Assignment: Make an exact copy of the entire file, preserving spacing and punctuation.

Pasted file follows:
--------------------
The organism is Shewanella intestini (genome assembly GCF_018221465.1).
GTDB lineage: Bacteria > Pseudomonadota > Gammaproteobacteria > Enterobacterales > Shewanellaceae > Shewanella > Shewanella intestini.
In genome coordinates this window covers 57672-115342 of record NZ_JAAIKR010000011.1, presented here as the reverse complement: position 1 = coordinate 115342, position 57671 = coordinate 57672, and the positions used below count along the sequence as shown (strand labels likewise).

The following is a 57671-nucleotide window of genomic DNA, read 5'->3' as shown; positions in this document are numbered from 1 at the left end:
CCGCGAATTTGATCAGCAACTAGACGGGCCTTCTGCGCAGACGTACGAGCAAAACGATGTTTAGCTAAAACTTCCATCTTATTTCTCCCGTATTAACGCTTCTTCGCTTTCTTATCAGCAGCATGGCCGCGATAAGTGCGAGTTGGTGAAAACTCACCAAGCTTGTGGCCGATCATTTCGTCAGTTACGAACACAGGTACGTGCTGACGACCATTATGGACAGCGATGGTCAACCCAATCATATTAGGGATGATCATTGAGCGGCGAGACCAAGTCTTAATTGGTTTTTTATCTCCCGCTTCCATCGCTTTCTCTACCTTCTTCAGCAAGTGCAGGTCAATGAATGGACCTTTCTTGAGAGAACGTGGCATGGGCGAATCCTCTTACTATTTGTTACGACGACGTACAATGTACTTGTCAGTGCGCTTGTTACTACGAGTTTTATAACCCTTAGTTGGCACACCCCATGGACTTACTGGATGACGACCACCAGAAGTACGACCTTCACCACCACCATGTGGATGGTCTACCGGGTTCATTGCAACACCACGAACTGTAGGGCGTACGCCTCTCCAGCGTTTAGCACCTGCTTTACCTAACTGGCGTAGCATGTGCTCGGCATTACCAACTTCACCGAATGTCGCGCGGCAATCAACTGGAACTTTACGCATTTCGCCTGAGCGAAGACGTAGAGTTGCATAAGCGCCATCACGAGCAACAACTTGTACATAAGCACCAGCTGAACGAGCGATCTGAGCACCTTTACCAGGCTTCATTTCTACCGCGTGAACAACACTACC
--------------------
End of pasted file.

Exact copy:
The organism is Shewanella intestini (genome assembly GCF_018221465.1).
GTDB lineage: Bacteria > Pseudomonadota > Gammaproteobacteria > Enterobacterales > Shewanellaceae > Shewanella > Shewanella intestini.
In genome coordinates this window covers 57672-115342 of record NZ_JAAIKR010000011.1, presented here as the reverse complement: position 1 = coordinate 115342, position 57671 = coordinate 57672, and the positions used below count along the sequence as shown (strand labels likewise).

The following is a 57671-nucleotide window of genomic DNA, read 5'->3' as shown; positions in this document are numbered from 1 at the left end:
CCGCGAATTTGATCAGCAACTAGACGGGCCTTCTGCGCAGACGTACGAGCAAAACGATGTTTAGCTAAAACTTCCATCTTATTTCTCCCGTATTAACGCTTCTTCGCTTTCTTATCAGCAGCATGGCCGCGATAAGTGCGAGTTGGTGAAAACTCACCAAGCTTGTGGCCGATCATTTCGTCAGTTACGAACACAGGTACGTGCTGACGACCATTATGGACAGCGATGGTCAACCCAATCATATTAGGGATGATCATTGAGCGGCGAGACCAAGTCTTAATTGGTTTTTTATCTCCCGCTTCCATCGCTTTCTCTACCTTCTTCAGCAAGTGCAGGTCAATGAATGGACCTTTCTTGAGAGAACGTGGCATGGGCGAATCCTCTTACTATTTGTTACGACGACGTACAATGTACTTGTCAGTGCGCTTGTTACTACGAGTTTTATAACCCTTAGTTGGCACACCCCATGGACTTACTGGATGACGACCACCAGAAGTACGACCTTCACCACCACCATGTGGATGGTCTACCGGGTTCATTGCAACACCACGAACTGTAGGGCGTACGCCTCTCCAGCGTTTAGCACCTGCTTTACCTAACTGGCGTAGCATGTGCTCGGCATTACCAACTTCACCGAATGTCGCGCGGCAATCAACTGGAACTTTACGCATTTCGCCTGAGCGAAGACGTAGAGTTGCATAAGCGCCATCACGAGCAACAACTTGTACATAAGCACCAGCTGAACGAGCGATCTGAGCACCTTTACCAGGCTTCATTTCTACCGCGTGAACAACACTACC